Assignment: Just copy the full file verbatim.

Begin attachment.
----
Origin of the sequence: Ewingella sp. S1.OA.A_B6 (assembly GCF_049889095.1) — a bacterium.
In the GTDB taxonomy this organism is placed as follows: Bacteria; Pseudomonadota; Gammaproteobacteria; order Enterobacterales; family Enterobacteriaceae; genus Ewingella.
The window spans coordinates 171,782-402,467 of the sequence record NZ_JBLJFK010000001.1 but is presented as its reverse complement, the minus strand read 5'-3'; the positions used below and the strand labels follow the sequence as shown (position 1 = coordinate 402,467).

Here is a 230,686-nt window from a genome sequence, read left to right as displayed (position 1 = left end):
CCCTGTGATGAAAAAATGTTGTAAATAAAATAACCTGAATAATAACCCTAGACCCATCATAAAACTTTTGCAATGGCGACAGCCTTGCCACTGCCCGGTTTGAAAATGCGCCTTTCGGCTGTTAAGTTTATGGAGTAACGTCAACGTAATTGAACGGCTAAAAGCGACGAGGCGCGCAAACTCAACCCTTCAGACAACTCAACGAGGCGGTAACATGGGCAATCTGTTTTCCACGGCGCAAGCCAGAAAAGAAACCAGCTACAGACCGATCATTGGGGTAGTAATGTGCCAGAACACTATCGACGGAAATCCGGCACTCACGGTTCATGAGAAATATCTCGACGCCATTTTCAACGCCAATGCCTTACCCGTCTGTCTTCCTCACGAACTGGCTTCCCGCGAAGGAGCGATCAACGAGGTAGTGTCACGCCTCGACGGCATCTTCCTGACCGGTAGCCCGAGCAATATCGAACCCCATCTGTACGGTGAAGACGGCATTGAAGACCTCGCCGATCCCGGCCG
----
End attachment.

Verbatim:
Origin of the sequence: Ewingella sp. S1.OA.A_B6 (assembly GCF_049889095.1) — a bacterium.
In the GTDB taxonomy this organism is placed as follows: Bacteria; Pseudomonadota; Gammaproteobacteria; order Enterobacterales; family Enterobacteriaceae; genus Ewingella.
The window spans coordinates 171,782-402,467 of the sequence record NZ_JBLJFK010000001.1 but is presented as its reverse complement, the minus strand read 5'-3'; the positions used below and the strand labels follow the sequence as shown (position 1 = coordinate 402,467).

Here is a 230,686-nt window from a genome sequence, read left to right as displayed (position 1 = left end):
CCCTGTGATGAAAAAATGTTGTAAATAAAATAACCTGAATAATAACCCTAGACCCATCATAAAACTTTTGCAATGGCGACAGCCTTGCCACTGCCCGGTTTGAAAATGCGCCTTTCGGCTGTTAAGTTTATGGAGTAACGTCAACGTAATTGAACGGCTAAAAGCGACGAGGCGCGCAAACTCAACCCTTCAGACAACTCAACGAGGCGGTAACATGGGCAATCTGTTTTCCACGGCGCAAGCCAGAAAAGAAACCAGCTACAGACCGATCATTGGGGTAGTAATGTGCCAGAACACTATCGACGGAAATCCGGCACTCACGGTTCATGAGAAATATCTCGACGCCATTTTCAACGCCAATGCCTTACCCGTCTGTCTTCCTCACGAACTGGCTTCCCGCGAAGGAGCGATCAACGAGGTAGTGTCACGCCTCGACGGCATCTTCCTGACCGGTAGCCCGAGCAATATCGAACCCCATCTGTACGGTGAAGACGGCATTGAAGACCTCGCCGATCCCGGCCG